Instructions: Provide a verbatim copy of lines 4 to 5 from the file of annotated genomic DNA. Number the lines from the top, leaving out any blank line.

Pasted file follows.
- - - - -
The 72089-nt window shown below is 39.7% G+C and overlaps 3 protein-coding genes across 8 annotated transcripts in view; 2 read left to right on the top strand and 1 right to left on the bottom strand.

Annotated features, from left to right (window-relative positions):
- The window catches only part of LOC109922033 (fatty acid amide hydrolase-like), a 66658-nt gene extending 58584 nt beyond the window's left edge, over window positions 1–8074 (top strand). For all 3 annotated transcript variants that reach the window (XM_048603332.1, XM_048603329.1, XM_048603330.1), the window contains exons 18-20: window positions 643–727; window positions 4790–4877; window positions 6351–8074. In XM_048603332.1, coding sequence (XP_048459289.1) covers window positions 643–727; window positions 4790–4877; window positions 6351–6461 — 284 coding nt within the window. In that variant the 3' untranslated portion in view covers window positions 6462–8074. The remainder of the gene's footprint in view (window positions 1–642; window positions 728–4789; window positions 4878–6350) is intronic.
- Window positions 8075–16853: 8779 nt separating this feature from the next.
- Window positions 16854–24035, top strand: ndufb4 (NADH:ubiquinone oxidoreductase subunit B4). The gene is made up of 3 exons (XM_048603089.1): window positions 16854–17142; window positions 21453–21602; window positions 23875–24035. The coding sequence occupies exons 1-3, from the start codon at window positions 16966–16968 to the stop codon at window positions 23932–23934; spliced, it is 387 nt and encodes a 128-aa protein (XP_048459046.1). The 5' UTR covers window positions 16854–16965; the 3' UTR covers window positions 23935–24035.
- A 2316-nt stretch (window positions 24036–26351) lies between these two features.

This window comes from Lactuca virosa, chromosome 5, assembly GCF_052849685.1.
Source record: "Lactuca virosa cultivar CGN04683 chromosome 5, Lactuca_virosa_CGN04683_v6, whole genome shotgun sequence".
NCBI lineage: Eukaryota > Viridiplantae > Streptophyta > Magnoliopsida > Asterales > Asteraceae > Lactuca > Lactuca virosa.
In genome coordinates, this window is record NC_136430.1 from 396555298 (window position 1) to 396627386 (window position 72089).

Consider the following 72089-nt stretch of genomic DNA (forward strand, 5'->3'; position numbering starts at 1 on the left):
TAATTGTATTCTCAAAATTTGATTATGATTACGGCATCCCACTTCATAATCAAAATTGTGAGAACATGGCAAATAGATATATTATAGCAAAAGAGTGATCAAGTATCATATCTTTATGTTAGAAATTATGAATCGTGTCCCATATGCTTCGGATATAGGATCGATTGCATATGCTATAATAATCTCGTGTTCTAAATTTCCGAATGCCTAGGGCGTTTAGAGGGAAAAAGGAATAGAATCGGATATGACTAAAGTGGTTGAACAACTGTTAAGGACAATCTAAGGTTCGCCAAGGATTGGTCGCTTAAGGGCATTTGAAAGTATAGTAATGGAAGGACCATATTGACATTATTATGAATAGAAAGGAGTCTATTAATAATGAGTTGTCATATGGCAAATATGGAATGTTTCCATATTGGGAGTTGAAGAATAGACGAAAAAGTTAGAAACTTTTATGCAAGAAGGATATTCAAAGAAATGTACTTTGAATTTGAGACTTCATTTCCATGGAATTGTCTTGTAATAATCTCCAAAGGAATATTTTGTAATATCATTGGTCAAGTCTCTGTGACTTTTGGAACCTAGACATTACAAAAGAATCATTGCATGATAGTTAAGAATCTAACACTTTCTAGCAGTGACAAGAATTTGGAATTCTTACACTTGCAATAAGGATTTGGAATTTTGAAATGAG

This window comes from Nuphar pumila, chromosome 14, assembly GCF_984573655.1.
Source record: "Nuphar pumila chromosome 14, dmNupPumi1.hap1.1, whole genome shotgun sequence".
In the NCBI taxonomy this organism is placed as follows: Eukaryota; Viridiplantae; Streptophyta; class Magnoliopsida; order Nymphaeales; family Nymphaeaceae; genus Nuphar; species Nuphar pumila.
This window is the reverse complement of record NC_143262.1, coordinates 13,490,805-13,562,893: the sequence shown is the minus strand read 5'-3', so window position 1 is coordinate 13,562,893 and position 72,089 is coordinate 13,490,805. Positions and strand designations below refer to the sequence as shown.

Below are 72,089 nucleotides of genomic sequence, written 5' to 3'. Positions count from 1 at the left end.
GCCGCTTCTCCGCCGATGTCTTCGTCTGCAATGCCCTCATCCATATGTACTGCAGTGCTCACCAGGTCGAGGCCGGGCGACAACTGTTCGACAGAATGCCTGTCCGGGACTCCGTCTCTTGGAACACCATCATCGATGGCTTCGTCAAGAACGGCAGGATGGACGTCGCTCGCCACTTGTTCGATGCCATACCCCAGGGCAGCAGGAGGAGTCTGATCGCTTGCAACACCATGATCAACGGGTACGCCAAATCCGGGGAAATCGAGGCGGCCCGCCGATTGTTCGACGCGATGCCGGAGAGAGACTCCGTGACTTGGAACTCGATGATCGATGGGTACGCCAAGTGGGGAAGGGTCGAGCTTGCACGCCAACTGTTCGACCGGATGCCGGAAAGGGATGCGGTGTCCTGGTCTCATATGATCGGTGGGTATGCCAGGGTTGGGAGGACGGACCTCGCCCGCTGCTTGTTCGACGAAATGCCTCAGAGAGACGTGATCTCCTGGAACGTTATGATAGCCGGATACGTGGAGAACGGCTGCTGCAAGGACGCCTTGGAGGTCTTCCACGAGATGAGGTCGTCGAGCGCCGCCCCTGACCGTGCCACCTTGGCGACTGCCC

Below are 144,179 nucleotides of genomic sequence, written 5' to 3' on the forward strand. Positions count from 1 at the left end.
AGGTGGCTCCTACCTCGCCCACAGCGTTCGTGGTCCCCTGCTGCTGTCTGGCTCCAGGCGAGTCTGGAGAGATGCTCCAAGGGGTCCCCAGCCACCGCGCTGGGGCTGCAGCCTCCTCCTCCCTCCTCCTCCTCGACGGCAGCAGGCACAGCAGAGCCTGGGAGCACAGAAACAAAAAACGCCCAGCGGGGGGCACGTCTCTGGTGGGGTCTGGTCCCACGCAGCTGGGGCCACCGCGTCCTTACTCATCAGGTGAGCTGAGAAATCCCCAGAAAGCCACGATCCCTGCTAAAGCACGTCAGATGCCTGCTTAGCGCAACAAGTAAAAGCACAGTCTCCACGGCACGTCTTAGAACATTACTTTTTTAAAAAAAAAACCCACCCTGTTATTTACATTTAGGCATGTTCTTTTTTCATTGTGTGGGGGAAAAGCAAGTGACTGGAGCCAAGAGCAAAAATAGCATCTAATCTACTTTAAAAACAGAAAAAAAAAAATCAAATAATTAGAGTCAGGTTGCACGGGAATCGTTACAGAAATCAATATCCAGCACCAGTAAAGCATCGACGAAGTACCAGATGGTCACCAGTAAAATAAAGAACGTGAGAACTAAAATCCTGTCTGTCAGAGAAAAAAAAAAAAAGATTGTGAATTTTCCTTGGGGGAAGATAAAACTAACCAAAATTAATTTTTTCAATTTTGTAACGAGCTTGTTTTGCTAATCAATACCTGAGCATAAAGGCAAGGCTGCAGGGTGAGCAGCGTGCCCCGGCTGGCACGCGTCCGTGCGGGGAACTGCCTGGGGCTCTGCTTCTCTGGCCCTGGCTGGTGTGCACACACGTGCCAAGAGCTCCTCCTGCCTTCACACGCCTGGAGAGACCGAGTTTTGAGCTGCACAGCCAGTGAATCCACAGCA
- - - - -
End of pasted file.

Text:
- Window positions 8075–16853: 8779 nt separating this feature from the next.
- Window positions 16854–24035, top strand: ndufb4 (NADH:ubiquinone oxidoreductase subunit B4). The gene is made up of 3 exons (XM_048603089.1): window positions 16854–17142; window positions 21453–21602; window positions 23875–24035. The coding sequence occupies exons 1-3, from the start codon at window positions 16966–16968 to the stop codon at window positions 23932–23934; spliced, it is 387 nt and encodes a 128-aa protein (XP_048459046.1). The 5' UTR covers window positions 16854–16965; the 3' UTR covers window positions 23935–24035.